Part 4 is devoted to an examination of the hundred years that followed adoption of the 1906 Act, and is perhaps the most significant in that it examines the transformation of the immunities set out in the original legislation by subsequent Parliaments and interpretation of the immunities when challenged by employers before the Courts.

Dave Lyddon and Paul Smith address the ‘First Fifty Years’, identifying the rise of trade union membership, as well as the significant role of picketing in industrial relations during this period. This chapter is notable for its analysis of events leading up to the General Strike and the restrictions placed on the 1906 Act by the adoption of the Trade Disputes and Trade Unions Act 1927 which remained in force until repealed by a Labour government in 1946, (although it was only when wartime regulations were repealed in 1951 that the prior status quo was achieved). The chapter ends by considering the alignment of forces, which by the end of the 1960s would act against the Trade Disputes Act: ‘many major employers and their associations, senior members of the judiciary, and the leadership of the Conservative Party’. Lyddon and Smith suggest that: ‘It was the shift inside the last that was the vital factor.’ (p.168)

Bob Simpson considers the ‘Second Fifty Years’, placing considerable emphasis on the role of the Courts from Thomson v Deakin [1952] Ch. 646 to P v NASUWT [2003] 2 AC 663. He considers that the endeavour to have the 1906 Act provide a ‘bedrock’ for protection of the right to strike has been weakened by three factors: the first being its ‘vulnerability to idiosyncratic judicial construction’ (p.190); the second being ‘the weakness inherent in the common law system which enables judicial creativity to outflank the intentions of Parliament’ (p. 190); and the last being ‘the law on industrial ballots… and notices to employers’ which ‘render[s] the space for legitimate industrial conflict largely illusory’. It is in this respect that one can assume the actions of Conservative governments have played a significant part.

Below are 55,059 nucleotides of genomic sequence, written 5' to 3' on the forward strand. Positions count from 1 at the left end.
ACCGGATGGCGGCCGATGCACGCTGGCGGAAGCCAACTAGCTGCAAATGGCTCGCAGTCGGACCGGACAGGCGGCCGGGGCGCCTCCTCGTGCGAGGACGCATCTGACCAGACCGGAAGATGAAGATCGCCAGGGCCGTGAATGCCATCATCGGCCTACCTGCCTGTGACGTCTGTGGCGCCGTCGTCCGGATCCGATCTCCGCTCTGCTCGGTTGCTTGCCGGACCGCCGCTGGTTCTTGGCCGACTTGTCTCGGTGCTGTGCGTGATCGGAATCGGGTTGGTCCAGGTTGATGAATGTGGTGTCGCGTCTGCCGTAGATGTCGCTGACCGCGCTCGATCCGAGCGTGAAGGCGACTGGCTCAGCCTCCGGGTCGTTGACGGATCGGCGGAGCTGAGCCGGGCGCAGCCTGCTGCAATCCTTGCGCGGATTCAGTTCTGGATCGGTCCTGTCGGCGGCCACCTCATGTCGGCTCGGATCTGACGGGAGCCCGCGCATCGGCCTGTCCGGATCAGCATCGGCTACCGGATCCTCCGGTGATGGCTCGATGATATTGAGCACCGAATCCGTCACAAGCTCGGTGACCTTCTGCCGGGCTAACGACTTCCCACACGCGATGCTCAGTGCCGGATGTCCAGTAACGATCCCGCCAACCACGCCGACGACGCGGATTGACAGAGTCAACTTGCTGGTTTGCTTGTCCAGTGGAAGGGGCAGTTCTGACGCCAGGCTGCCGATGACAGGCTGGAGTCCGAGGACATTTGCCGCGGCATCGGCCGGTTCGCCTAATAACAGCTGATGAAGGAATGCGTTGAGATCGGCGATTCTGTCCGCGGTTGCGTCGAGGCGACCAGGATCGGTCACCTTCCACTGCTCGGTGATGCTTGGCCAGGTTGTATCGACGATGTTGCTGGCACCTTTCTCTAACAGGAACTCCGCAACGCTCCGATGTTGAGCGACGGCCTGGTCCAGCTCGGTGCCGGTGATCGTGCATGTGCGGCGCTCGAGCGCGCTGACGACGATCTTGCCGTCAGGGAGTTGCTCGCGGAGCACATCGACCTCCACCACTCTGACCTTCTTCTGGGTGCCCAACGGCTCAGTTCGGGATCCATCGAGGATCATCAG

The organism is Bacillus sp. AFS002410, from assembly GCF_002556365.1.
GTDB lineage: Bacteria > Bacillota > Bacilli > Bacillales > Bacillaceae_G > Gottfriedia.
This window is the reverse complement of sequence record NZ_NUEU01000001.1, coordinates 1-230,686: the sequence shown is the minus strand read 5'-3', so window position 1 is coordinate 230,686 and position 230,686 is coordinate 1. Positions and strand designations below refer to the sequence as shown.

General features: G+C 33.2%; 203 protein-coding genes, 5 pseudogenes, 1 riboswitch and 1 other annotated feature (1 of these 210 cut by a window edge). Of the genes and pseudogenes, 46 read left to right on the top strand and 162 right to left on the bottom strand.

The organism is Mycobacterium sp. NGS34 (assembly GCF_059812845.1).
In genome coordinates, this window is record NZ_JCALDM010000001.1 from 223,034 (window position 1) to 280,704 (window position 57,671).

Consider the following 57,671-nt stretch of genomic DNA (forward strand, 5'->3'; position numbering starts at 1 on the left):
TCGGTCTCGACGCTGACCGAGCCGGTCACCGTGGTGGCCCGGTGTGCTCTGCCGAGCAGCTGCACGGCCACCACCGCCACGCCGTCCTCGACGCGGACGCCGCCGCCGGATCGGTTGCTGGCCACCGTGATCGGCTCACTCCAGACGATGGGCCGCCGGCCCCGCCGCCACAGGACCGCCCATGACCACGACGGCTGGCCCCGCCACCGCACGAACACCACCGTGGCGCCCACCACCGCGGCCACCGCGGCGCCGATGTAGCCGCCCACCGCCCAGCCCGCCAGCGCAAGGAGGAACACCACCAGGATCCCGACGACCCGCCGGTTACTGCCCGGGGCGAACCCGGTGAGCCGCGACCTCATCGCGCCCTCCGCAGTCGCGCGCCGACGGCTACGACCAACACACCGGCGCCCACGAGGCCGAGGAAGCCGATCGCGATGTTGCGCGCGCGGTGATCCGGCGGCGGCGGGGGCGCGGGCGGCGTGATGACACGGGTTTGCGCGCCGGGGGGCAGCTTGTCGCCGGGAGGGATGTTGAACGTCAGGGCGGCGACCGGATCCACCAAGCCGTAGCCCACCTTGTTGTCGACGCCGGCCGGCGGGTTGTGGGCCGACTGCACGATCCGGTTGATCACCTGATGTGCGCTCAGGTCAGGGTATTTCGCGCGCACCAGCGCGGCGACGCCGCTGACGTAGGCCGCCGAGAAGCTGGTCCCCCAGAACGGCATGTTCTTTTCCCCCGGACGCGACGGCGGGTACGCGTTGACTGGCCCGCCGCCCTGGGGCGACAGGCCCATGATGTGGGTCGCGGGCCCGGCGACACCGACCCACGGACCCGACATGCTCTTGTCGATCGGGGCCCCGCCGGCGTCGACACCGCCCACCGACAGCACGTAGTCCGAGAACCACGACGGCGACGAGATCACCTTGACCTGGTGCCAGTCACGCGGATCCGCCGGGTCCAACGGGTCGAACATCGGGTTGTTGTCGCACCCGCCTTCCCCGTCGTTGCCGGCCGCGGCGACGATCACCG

Roger Welch in the final chapter in this section supplements this analysis by describing ‘Judicial Mystification of the Law’ (p. 195), tracing the ways in which judges describe and approach trade union action from Taff Vale to Rookes v Barnard [1964] AC 1129 and into the 1970s. In particular, he observes that by providing only immunity for those calling industrial action (as opposed to a positive right to strike), the Trade Disputes Act of 1906 could be depicted by the judiciary as ‘granting privileges to break the law rather than providing for democratic and human rights’ (p. 216). His view is that, ‘with the benefit of hindsight’, that ‘its method of creating rights through the provision of immunities has not proved to have served the trade union movement well’ (p.216).